Date Topic May 23 am Introduction & red-tape; Long Island paleo-ecology May 23 pm Introduction to Swan Pond site and pine barrens; Allelopathy in plants (set up) May 25 am Habitat preferences of birds in the pine barrens May 25 pm Observing bird behavior May 30 am Analyse and discuss bird behavior/distribution results May 30 pm Small mammal trapping -- make grid (set on 5/31, 6/5) June 1 am collect mammals, describe, mark -- demography June 1 pm Demography (cont.) -- tree rings or gravestones June 6 am collect mammals, take up trap grid June 6 pm analyse recapture data, discuss extensions June 8 am Community variation: Replicate vernal ponds June 8 pm Community variation (cont.): ordination June 13 am Allelopathy (data collection); Crypsis: patterns of color June 13 pm Crypsis: patterns of behavior or dragonfly behavior; Escape from predation -- spacing patterns (set up) June 15 am Escape from predation -- data collection and analysis June 15 pm Physiological ecology: leaf temperatures June 20 am Plant disease: natural history and description June 20 pm Plant disease: analysis of spatial pattern June 22 am Pollinator movements +/or bee choice expts. June 22 pm Pollen flow & plant mating systems June 27 am Host plant distribution of herbivorous insects June 27 pm Feeding specializations of herbivorous insects; Animal response to fruit color (set up) June 29 am Fruit color (record and analyse data) June 29 pm Final Exam and farewell picnic rain-day alternatives: reproductive allocation in herbaceous plants, zooplankton identification and trophic relationships; sampling of stream meiofauna ('mud'), closed-cone vs. open-cone pine cone frequency (samples from dwarf pine plains and SPBS), plant survey of red maple swamp

Graduate Courses:

1) BEE 550 -- Principles of Ecology, fall, every year (with M. Lerdau). This course presents a survey of current ecological thought including population dynamics, behavioral and evolutionary ecology, species interactions and population stability, community structure and assembly, physiological ecology, and ecosystem ecology. Emphasis is on conceptual and theoretical principles applicable to many systems, rather than a detailed analysis of a few particular systems.

BEE 550: Principles of Ecology, Fall 1995 Hours: Monday & Wednesday, 1:30-3:30 pm Place: Life Sciences 054 Lecturers: Charles Janson, Life Sciences 672, 2-8584 Manuel Lerdau, Life Sciences 632, 2-6633 Doug Futuyma, Life Sciences 670, 2-8608 Texts: Begon, Harper, & Townsend. Ecology: Individuals, populations, and communities. Blackwell, Boston (1990). Aber and Melillo. Terrestrial Ecosystems. Saunders College, Philadelphia (1991). Pimm, S. The Balance of Nature? Chicago Univ. Press (1991). Selected readings from reserve texts (Yodzis, Ricklefs and Schluter, Gurevitch and Scheiner, Maynard Smith) and original literature.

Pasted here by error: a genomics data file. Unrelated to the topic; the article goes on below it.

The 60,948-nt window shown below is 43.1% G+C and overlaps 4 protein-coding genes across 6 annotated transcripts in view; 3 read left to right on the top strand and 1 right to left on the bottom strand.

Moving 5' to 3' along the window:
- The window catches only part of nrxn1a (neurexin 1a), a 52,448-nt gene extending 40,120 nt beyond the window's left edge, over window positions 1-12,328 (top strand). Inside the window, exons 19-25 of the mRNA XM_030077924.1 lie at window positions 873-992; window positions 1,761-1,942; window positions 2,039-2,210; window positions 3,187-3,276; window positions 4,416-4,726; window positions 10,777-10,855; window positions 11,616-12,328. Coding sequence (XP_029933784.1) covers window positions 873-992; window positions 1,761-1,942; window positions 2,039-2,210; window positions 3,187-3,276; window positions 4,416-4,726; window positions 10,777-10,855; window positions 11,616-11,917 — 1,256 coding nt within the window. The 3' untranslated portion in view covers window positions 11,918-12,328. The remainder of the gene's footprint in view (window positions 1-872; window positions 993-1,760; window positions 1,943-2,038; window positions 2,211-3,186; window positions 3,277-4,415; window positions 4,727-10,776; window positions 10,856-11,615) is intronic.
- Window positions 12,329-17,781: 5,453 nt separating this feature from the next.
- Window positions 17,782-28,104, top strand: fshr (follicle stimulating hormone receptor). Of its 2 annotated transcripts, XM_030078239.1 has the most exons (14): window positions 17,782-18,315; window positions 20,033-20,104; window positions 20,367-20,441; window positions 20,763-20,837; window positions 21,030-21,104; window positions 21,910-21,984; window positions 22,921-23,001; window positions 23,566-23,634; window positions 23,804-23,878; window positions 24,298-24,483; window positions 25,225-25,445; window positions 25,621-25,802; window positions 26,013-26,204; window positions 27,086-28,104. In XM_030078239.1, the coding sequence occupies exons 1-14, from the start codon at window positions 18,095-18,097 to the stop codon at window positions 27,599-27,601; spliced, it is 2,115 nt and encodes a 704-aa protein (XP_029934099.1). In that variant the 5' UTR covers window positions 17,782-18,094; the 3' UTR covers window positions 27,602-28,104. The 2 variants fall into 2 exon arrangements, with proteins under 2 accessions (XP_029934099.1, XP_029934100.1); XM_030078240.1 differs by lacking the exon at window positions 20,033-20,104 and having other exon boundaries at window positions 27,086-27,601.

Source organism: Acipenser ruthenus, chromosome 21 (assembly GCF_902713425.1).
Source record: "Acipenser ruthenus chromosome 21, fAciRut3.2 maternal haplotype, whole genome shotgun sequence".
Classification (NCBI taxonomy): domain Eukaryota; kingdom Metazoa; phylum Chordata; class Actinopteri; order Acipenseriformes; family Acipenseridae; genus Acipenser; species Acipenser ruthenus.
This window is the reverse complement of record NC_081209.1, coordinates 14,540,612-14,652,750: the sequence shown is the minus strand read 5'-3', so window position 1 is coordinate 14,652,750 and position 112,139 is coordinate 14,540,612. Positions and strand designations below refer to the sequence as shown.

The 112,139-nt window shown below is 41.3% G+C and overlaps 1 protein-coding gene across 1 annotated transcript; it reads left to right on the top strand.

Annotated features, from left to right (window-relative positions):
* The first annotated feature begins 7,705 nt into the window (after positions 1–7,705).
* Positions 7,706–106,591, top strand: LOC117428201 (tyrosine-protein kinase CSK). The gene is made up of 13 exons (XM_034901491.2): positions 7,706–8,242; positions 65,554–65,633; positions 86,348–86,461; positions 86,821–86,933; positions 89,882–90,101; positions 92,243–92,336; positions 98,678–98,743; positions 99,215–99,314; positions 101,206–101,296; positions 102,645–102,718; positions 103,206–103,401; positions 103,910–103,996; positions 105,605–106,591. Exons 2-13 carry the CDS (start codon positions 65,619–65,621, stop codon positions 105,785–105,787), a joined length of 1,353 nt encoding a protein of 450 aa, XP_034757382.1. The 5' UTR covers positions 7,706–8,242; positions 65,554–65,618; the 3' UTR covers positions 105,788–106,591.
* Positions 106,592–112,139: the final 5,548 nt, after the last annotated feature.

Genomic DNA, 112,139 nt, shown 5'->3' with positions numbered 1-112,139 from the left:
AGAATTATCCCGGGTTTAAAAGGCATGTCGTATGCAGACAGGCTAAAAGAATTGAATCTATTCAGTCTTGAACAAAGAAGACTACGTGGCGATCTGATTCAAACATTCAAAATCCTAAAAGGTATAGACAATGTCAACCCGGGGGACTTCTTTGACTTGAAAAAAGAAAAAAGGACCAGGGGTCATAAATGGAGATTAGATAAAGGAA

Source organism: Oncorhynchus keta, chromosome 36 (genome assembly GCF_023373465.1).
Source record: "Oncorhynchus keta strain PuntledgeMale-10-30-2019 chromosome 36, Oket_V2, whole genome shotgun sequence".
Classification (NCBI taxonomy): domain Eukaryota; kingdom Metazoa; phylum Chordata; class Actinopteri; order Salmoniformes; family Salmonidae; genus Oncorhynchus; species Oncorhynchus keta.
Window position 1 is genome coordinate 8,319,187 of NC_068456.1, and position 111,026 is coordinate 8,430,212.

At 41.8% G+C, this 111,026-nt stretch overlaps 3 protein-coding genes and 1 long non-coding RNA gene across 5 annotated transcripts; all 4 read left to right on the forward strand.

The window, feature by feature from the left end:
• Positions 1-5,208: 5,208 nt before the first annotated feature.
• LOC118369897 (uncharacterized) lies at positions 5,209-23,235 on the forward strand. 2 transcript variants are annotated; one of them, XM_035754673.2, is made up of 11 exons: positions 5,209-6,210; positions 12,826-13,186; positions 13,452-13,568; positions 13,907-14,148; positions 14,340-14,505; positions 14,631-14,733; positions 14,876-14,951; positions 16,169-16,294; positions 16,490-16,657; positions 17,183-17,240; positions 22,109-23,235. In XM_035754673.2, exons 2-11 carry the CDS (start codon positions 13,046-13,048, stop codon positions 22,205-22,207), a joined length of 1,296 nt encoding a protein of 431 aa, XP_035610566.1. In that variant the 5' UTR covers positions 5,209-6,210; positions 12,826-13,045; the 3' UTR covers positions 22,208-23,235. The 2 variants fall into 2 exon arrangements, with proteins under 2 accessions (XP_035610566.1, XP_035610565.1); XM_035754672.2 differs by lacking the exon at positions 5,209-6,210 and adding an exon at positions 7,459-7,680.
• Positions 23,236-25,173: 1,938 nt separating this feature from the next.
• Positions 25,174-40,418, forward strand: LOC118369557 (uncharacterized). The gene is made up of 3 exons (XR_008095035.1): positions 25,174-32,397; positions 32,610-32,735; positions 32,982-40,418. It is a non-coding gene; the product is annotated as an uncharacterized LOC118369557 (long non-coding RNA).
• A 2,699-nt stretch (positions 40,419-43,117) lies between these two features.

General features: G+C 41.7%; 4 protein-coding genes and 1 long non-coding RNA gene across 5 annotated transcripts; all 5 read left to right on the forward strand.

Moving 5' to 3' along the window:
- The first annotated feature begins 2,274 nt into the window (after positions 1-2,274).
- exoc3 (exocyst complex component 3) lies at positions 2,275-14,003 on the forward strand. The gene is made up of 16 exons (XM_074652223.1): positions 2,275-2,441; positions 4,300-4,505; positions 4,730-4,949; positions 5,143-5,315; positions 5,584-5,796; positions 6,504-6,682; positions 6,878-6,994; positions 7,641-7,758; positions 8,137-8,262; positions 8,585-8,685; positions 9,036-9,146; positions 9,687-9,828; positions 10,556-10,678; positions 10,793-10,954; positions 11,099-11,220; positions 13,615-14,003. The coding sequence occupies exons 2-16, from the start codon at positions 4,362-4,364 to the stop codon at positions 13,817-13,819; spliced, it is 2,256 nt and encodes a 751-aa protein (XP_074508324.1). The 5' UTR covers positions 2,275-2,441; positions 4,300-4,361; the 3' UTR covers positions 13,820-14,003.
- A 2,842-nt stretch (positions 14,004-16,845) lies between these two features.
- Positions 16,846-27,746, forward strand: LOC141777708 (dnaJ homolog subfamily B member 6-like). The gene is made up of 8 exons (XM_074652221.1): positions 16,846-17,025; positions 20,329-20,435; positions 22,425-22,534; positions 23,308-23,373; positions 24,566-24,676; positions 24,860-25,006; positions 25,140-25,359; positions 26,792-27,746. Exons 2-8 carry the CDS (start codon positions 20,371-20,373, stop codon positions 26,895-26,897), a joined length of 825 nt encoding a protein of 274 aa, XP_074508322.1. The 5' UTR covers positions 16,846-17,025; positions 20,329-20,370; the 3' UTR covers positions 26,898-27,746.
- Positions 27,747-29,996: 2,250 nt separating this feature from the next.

Date Lecturer Topic 8/28 CJ,ML Introduction; Ecological models; Units and scales 8/30 CJ,ML Plant allocation patterns; Age structured models; Life history theory & optimization 9/4 --- Labor day 9/6 CJ Population models, from simple to complex (chaos); TERM PAPER TOPICS DUE 9/11 CJ Behavioral ecology: Foraging theory 9/13 CJ Behavioral ecology: Game theory 9/18 CJ Behavioral ecology: Ecology of mating and social systems, sexual selection 9/20 ML Plant physiol. ecology I; HAND OUT PROBLEM SET I 9/25 --- Rosh Hashanah recess 9/27 ML Plant physiol. ecology II; PROBLEM SET DUE; IN-CLASS MIDTERM EXAM 10/2 DF Evolution of resource use patterns: the niche 10/4 --- Yom Kippur 10/9 CJ Population interactions: competition 10/11 CJ Population interactions: predation (& parasitism) 10/16 JT Population interactions: mutualisms; HAND IN GRANT PROPOSAL TOPIC 10/18 DF Evolution of species interactions 10/23 CJ Equilibrial views of communities 10/25 CJ Non-equilibrium communities: Succession,disturbance/lottery models 10/30 CJ Heterogeneous communities: source-sink models/biogeography 11/1 CJ Community patterns: food webs, HSS, species diversity 11/6 DF Adaptations to changing environments 11/8 ML Soil Communities; GRANT PROPOSAL DUE 11/13 ML Soil Processes 11/15 ML Ecosystem science/system physiology; HAND OUT PROBLEM SET II 11/20 ML Biosphere-hydrosphere-atmosphere exchanges; PROBLEM SET DUE 11/22 DF,ML Ecosystem patterns in historical perspective 11/27 JT Conservation biology 11/29 JL Marine ecosystems I; TAKEHOME MIDTERM 12/4 ML Climate & climate change; MIDTERM DUE 12/6 ML Mid-high latitude systems (boreal, tundra) 12/11 ML,CJ Tropics; TERM PAPER DUE Grading is based on 2 take-home problem sets (5%@), a written report on a field or library research project (30%), one in-class and one take-home exam (each 20%), and a short grant proposal (20%). The exams are designed to stimulate synthesis of lecture material and extension to material on reading lists; you are encouraged to study in groups, but each person's answer must be written alone. The grant proposal (on an assigned topic; less than 10 pages) is designed to force in-depth consideration of a relatively small topic; you will have exactly two weeks to research and write it. 2) BEE 5MM -- Evolutionary Ecology, spring, odd years, new course in 1997. The purpose of this course is to review the theoretical background of evolutionary and behavioral ecology so that students can understand and manipulate graphical and analytical models to make predictions for particular biological systems. Syllabus not established yet, but basic coverage will be provided by Michael Bulmer's book Theoretical Evolutionary Ecology and by Eric Pianka s revised Evolutionary Ecology, along with supplemental readings from the original literature. Lectures should be about half of the course, with the remainder consisting of student oral presentations or discussion groups in class. Grade will be based on class participation and presentations, and a term project, which could be either a literature review, elaboration of a new model, or application of an existing model to new data.